International Relations Course Outline – page 2 with the Peace of Westphalia. The lecture will focus on the concepts of sovereignty and Eurocentrism. Lecture  2:  States  and  other  Actors   This lecture will expand on the over-simplified view taken in Lecture 1 by considering the range of actors above and below the state ‘level of analysis’. These will include international organisations, regions within states, non-governmental organisations, international companies and transnational networks. The concept of state sovereignty will again be central, not least as a context for considering national self-determination and state fragility. Lecture  3:  Global  Issues   This lecture considers some of the global issues with which both states and other international actors have to engage. Against the overall background of globalisation, issues like global warming, migration, international public health, religious difference and international terrorism are considered. Lecture  4:  Wealth,  Poverty  and  Development   Differences in wealth both within individual states and between different states are a major cause of controversy and form the trigger for development assistance to alleviate poverty. In this lecture, the causes of these wealth disparities and the responses by richer states and international organisations are considered. In addition, motivations for these responses are unpacked. Lecture  5:  Foreign  Policy   Taking the origins of foreign policy beyond simple decision-making by leaders to protect national interest, this lecture focuses on the sub-field of Foreign Policy Analysis. It considers domestic and external influences on policy development, taking into account electoral politics, public opinion and bureaucracy in the domestic arena and – internationally - diplomatic relations, treaty obligations and non-state influences. Lecture  6:  International  Institutions   Developing the themes of Lectures 2 and 5, this lecture looks in more detail at the institutions through which states engage peacefully and cooperatively with each other. These include the United Nations and lesser-known global regimes in specialised areas like atomic energy, trade, civil aviation and whaling. At the regional level, too, institutions vary significantly in their purpose and the depth of commitment, though most focus on security and economic cooperation. Lecture  7:    War  …   When cooperation breaks down, international relations may deteriorate into violent conflict, causing death, destruction and displacement. This lecture will examine some possible explanations for the outbreak of war, as well as the significance of nuclear weapons. Since 1945, inter-state war has for various reasons been rare, but war within states is more common. The potential causes of intra-state conflict will therefore be considered, together with the impact of such conflict on those outside the state in question through regional instability and international terrorism. Lecture  8:  Intervention   In this lecture, the reasons why states choose to intervene in the internal affairs of other states, whether to ‘stabilise’ the situation, to ‘build peace’ or to protect their own interests, will be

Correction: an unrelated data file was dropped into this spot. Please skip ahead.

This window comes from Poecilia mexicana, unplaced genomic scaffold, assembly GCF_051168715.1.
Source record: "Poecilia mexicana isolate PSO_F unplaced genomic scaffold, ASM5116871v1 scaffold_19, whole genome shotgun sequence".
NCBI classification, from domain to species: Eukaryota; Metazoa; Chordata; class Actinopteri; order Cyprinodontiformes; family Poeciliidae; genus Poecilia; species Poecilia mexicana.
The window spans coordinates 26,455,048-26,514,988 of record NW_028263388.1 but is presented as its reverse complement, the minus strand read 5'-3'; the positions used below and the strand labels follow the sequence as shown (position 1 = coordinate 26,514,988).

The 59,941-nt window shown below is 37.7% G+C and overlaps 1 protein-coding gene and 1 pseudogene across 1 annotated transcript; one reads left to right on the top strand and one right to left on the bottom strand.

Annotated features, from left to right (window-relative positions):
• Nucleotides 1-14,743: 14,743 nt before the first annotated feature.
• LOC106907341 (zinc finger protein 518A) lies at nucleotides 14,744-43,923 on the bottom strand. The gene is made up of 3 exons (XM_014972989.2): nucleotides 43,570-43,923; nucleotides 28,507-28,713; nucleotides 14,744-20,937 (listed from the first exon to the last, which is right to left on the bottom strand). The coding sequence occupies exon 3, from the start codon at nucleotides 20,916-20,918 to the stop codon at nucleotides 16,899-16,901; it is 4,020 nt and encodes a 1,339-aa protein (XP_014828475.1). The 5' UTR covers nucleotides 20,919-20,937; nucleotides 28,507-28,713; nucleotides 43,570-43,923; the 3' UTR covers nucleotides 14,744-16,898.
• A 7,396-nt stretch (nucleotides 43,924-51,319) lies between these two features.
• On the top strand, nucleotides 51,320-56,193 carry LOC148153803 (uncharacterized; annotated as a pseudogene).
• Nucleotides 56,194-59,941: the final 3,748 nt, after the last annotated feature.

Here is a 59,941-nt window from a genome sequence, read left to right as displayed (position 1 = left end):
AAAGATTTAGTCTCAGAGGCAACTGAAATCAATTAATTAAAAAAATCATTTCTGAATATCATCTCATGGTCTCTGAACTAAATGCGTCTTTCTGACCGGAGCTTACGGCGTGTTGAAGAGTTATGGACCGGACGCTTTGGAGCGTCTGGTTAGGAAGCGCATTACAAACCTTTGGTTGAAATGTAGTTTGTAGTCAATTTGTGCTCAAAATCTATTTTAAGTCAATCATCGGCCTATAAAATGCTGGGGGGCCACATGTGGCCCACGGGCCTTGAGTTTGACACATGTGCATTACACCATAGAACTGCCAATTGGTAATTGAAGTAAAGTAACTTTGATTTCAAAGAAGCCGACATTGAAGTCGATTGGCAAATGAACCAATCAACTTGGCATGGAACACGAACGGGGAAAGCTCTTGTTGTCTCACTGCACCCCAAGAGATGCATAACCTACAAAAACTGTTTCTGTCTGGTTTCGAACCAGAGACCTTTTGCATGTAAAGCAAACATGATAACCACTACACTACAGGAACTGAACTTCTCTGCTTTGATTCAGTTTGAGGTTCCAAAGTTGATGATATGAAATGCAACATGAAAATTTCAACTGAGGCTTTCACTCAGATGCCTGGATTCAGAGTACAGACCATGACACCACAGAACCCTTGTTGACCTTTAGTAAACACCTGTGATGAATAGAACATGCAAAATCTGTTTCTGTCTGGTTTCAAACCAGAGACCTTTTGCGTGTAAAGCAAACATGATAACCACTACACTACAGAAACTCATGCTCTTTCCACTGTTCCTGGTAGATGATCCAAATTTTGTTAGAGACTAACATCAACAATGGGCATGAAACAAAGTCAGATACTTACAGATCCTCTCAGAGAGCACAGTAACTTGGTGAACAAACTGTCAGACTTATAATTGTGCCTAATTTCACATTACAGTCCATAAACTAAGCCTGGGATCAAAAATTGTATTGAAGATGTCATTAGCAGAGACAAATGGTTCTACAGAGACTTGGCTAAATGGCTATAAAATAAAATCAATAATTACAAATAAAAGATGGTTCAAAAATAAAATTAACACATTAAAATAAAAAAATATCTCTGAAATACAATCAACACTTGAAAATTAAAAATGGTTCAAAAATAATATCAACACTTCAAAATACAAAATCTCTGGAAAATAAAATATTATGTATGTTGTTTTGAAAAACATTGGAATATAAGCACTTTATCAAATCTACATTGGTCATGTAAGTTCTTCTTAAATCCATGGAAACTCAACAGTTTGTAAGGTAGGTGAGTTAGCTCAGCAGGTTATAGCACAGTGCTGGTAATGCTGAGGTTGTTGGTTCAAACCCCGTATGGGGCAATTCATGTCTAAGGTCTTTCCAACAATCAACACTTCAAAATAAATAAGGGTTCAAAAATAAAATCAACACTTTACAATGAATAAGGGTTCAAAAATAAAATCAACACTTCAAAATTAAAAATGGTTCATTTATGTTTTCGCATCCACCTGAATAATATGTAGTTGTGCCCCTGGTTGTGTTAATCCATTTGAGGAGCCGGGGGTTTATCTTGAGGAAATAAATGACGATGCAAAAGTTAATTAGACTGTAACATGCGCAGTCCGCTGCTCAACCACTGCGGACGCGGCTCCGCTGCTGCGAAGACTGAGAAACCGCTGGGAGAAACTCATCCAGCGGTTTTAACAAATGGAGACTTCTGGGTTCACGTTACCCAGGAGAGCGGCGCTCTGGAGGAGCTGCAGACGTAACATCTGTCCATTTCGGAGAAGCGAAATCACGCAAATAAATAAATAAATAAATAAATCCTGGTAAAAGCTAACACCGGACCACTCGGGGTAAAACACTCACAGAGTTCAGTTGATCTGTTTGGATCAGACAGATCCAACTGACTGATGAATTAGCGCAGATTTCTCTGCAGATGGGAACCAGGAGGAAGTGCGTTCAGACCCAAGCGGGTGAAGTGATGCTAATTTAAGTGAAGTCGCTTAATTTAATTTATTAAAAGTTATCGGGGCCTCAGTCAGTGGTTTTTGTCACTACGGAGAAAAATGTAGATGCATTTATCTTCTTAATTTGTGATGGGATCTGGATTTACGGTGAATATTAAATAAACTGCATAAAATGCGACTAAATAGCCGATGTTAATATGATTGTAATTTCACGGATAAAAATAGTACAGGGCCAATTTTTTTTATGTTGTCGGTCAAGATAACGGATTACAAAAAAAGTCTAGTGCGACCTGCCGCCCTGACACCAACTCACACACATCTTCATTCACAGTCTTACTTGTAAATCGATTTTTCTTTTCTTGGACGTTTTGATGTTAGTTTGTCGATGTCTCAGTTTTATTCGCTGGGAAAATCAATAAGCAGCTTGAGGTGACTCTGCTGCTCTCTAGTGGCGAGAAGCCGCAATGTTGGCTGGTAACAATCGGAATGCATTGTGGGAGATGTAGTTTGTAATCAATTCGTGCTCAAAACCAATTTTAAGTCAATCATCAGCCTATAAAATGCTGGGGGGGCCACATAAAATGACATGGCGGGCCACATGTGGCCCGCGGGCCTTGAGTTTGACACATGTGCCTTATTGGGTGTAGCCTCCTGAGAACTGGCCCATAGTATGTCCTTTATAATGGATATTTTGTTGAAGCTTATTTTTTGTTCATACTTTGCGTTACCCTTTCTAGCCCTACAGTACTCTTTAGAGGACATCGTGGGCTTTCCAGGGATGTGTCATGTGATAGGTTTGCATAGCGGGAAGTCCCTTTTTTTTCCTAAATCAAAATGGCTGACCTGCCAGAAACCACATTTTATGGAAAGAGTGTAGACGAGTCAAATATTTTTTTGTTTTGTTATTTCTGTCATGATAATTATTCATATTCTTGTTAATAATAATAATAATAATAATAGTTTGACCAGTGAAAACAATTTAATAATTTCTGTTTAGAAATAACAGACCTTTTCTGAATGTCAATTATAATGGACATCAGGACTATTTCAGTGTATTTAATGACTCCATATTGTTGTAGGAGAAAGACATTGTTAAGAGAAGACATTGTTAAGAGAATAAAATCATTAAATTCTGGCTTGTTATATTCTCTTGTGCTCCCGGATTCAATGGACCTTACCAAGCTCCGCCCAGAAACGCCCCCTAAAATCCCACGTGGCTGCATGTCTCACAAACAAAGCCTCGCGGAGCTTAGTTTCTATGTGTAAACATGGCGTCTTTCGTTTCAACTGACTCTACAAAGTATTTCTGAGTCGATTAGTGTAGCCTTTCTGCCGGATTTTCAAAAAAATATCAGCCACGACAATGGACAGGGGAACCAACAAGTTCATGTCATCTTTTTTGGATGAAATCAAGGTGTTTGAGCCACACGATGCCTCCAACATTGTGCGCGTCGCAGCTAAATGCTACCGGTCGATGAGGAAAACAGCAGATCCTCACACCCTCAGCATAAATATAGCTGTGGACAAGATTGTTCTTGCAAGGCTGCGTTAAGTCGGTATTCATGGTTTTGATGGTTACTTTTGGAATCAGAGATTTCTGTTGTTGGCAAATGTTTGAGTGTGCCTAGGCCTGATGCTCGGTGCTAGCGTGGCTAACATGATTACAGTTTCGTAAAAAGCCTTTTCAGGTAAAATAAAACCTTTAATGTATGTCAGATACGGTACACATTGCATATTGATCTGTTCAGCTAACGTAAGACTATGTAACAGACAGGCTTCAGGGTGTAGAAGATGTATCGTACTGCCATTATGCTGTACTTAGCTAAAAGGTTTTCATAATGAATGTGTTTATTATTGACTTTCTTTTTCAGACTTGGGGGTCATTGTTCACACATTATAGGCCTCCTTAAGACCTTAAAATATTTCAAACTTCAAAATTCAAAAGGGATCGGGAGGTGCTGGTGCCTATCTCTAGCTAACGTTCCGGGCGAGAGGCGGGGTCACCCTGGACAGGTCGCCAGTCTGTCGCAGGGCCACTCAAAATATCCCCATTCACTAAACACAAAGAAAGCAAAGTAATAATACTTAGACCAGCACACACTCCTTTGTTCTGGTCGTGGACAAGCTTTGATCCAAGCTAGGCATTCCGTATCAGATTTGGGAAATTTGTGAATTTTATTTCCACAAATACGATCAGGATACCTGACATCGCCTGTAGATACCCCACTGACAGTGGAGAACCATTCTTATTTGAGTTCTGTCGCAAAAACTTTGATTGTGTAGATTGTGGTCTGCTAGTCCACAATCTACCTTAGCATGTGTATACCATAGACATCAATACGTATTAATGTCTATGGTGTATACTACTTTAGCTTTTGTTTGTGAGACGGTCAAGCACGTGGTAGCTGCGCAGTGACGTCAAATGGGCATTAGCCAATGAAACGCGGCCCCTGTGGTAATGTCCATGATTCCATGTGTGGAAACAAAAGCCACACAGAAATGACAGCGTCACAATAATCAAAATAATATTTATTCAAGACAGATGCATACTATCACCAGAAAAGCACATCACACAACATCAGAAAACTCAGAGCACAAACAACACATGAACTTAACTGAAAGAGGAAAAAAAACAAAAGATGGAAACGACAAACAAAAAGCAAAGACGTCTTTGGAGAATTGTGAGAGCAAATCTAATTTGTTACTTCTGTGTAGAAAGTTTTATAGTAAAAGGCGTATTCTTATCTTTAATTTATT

International Relations Course Outline – page 3 examined. Yet intervention is not only a state activity; the lecture will also consider intervention by inter-governmental organisations and others. Lecture  9:      ...  and  Peace   Building on Lectures 7 and 8, this lecture will consider what constitutes peace, how a comprehensive ‘peace process’ can best be understood, and whether those outside a conflictaffected society can make any meaningful contribution to conflict prevention, conflict resolution and post-conflict consolidation. Lecture  10:  The  Relevance  of  International  Relations  Theory   Theoretical concepts will have been mentioned in the previous nine lectures. This lecture will survey some of the main schools of thought that have dominated the post-1945 International Relations academic discipline. A particular focus will be on the so-called ‘structure-agency debate’ and theoretical viewpoints will be considered against the background of current issues like Afghanistan, Iraq and Syria. Keynote  Lecture:  Japan  in  the  World   This lecture by an expert in Japanese history and culture will give a personal perspective on factors affecting Japan’s relations with the rest of the world. Readings     Extracts from book chapters, journal articles and news reports will be provided as readings before each lecture. However, students may also wish to familiarise themselves in advance with the following texts: Baylis, J., S. Smith and P. Owens (2014). The globalization of world politics: an introduction to international relations. Sixth Edition. Oxford, Oxford University Press. Jones, C. (2014), International Relations: A beginner’s guide. London, Oneworld.